Length: 8-10 pages, 2200-3000 words
Proposal: Your proposal (50-100 words) indicating works to be discussed and a possible thesis should emailed to me on the proposal date. It will receive comments rather than a grade, but if you do not send a proposal, your final paper will lose 5 points (about ½) grade.
1. For this paper, you will want to use either secondary sources (i.e., literary criticism in the form of books and journal articles) or additional primary sources--stories, poems, plays--beyond the ones we've read in class.
2. If you want to, you can develop and expand on a previous short paper for the final paper.
3. Remember, Wikipedia and "student help" sites are NOT legitimate sources for this paper. The phrase "secondary sources" means "journals and library books," along with some legitimate literature web sites. Ask me if you're not sure whether a site counts as a legitimate source.
4. Web pages are someone's intellectual property and ALL WEB PAGES MUST BE CITED just as journal articles must be. Copying without attribution is plagiarism, and you will receive an F for the paper even if your paper is only partly copied from a source without attribution. See the syllabus for more information on the consequences of plagiarism.
5. Style counts as well as substance, so edit and proofread your paper carefully. If you have questions, meet with me before turning in your paper.
6. Check the various guidelines carefully:
Option I. Texts in Context Paper
Examine the periodicals in which one of these novels appeared (Holland Library has many of these in their original bindings) and read selections from the other works included in the same volume. You’ll probably want to choose 3-4 pieces from the volume and analyze them in detail.
You may instead want to work with the primary source materials to which you were introduced when we visited the MASC. You might also choose to look at a work's reception in the popular news outlets of the day or to compare it with a popular story on a similar topic.
Here are some questions that you may want to consider, although you don't have to address them all in your paper.
1. Why was this author popular in his or her time? What clues to this popularity do you see in the contexts in which he or she was published? How do the works of this author compare with those of his or her now-forgotten contemporaries?
2. What was the context within which this work was originally read? What works surrounded it—travel articles, short stories, author profiles, opinion and commentary, or some other form of writing?
3. What kinds of fiction appear in the same volume with the work? Do they address similar themes? Do you notice a preponderance of one kind of story or setting (e.g., dialect stories, stories about the West, stories about courtship, and so on)?
4. In what kind of publication does the work appear?
Option II: Traditional Critical Analysis Paper.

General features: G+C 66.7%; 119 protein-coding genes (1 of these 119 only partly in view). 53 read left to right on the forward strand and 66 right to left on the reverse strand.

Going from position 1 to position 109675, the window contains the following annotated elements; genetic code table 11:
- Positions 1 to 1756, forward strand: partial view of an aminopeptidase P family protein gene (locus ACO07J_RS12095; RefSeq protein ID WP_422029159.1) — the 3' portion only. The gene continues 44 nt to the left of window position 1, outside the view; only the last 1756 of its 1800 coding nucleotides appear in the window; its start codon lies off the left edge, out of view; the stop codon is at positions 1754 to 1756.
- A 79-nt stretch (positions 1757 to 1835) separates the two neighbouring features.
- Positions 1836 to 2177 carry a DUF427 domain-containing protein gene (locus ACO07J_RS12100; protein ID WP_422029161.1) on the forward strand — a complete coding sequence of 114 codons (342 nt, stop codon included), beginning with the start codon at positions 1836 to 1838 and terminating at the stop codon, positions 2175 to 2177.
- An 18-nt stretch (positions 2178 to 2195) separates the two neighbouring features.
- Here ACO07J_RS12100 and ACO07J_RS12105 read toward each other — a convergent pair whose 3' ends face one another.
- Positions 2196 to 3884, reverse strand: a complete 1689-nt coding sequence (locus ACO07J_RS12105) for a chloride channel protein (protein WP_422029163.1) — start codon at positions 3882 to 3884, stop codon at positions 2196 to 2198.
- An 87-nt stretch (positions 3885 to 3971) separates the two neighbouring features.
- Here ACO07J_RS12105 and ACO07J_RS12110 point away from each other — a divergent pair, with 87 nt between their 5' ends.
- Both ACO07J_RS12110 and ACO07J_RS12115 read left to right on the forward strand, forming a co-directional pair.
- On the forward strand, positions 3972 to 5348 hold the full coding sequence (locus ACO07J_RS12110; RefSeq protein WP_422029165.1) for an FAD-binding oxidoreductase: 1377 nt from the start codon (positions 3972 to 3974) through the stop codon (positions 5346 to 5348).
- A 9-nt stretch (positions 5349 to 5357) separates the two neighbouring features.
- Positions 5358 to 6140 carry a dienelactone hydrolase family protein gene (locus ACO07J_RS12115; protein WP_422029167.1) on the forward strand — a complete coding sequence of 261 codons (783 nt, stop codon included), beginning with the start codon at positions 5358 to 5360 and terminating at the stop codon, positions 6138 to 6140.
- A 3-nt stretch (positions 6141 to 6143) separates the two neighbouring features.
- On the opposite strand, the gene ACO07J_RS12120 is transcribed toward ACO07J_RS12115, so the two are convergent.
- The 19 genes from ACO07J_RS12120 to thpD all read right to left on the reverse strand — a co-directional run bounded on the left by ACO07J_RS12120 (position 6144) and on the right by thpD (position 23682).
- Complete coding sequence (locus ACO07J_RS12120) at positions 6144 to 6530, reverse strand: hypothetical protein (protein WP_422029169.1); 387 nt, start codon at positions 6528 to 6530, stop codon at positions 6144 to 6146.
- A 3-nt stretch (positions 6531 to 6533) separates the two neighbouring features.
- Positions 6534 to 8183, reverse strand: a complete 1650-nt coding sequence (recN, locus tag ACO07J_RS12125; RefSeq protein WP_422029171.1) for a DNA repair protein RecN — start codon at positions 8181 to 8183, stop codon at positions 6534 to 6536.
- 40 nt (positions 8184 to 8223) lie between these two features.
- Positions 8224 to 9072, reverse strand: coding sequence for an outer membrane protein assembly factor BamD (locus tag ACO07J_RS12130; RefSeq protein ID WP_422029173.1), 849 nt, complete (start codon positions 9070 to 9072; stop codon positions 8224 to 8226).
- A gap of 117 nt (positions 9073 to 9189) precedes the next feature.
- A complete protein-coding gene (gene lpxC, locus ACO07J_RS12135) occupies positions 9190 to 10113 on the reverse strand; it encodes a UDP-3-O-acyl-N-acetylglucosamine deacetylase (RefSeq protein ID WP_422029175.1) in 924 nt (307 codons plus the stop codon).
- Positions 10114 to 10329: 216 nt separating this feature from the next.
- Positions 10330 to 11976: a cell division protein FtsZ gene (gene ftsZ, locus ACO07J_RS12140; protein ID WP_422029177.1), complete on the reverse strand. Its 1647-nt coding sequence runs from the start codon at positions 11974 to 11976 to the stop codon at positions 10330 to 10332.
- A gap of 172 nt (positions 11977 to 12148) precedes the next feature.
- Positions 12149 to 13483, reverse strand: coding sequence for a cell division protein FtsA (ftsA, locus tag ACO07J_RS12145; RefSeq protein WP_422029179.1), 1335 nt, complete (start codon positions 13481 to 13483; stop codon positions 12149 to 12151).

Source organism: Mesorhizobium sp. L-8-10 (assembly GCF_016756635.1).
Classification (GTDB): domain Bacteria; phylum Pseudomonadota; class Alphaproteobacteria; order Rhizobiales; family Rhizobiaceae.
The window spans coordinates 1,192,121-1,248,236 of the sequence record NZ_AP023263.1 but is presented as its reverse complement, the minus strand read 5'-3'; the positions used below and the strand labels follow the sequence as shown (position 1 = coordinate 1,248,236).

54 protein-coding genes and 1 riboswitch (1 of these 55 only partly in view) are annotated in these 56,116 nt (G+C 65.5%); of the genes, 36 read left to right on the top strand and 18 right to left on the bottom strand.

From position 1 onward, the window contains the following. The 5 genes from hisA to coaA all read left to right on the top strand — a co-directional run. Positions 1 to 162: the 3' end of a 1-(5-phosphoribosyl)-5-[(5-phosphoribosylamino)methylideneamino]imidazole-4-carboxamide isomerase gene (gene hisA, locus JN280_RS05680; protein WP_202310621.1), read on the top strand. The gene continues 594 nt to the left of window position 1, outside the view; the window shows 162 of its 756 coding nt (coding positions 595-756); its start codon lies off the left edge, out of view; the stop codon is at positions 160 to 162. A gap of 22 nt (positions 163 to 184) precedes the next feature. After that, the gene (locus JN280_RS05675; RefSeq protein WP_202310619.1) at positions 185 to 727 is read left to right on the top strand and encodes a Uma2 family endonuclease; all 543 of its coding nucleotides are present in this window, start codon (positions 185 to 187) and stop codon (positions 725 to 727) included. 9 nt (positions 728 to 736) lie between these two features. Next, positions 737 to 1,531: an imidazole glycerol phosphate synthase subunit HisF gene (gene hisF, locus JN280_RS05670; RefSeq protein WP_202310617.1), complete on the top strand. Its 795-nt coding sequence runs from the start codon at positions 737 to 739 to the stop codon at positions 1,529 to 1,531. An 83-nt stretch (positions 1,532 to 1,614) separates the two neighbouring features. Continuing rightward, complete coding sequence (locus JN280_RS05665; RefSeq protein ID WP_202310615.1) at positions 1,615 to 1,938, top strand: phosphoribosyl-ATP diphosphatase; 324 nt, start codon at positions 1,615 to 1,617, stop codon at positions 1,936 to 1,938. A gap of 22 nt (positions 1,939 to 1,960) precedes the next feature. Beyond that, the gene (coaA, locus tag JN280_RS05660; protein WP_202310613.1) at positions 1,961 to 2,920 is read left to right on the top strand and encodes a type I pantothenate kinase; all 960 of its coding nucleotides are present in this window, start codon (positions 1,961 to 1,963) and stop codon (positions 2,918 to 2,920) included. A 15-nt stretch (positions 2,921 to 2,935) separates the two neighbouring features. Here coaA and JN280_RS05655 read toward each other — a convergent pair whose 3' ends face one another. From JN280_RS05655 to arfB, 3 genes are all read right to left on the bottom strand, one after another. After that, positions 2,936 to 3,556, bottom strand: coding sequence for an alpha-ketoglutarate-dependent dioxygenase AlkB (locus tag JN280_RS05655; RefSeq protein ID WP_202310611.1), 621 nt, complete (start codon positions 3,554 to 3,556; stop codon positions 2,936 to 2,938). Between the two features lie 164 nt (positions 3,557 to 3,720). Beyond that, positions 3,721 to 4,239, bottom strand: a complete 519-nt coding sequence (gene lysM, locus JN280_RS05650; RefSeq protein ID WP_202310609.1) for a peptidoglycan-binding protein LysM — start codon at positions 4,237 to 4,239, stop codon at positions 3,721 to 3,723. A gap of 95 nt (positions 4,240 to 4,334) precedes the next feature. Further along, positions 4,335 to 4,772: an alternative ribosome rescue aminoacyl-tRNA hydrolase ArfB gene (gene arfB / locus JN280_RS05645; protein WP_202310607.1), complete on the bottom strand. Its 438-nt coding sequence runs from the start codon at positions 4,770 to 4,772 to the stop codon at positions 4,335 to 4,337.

These are broad topics and are only suggestions; you will need to shape and to limit them. I encourage you to stop in to see me well before the paper is due. If you want to write on a topic that does not fit under one of these topics, please let me know.
Option III. Annotated Web Version of Text
Option III asks you to prepare an annotated hypertext (web site) or wiki version of works studied this semester. Your web site or wiki will define words, analyze images and themes, create a coherent interpretation, and provide a brief bibliography of works consulted. Important: It must be available for viewing on the web when you're done.
If you choose this option, your prospectus will outline your plans for the project. You may work in a group if you choose this option; all participants will share in the final grade.
In interpretation level and analytical quality, this should match the kind and length of work you would do for the 8-10 page paper; the difference is that your analysis will be broken into shorter segments and connected to the text by links.
Your group will also need to write a 3-4 page essay explaining why you made the choices you did in terms of analysis. Your paper should provide metacommentary on the reasons why you chose what you did, sites you chose (or declined) to link to, conversations you had about interpretation, ideas, insights, responses to the text, and so forth.
Free wiki sites (for setting up a wiki) include www.pbwiki.com. I don't recommend wikihost.org because it has several layers of usernames and passwords, and it can be very difficult to log in to the site.
Length: About 5-10 minutes for the presentation. (No additional written work must be turned in for a grade.)
Your purpose is to inform the class about some facet of literature that was “popular then/classic now.” If you've done the "texts in context" paper, for example, you may want to discuss what you've discovered about the periodical or author you focused on for the paper. If you've completed a web project, you may want to show that project on the screen and discuss it with the class. If you've worked with someone else on the project, you can present your research together.
Although this presentation will be based on your final project, you shouldn't simply read your paper to the class, although you can present portions of your paper in your presentation. Instead, you should feel free to bring in film or music clips, use PowerPoint or pictures, ask students questions, and otherwise make your presentation lively and informative for the class. You can also present your research in innovative ways..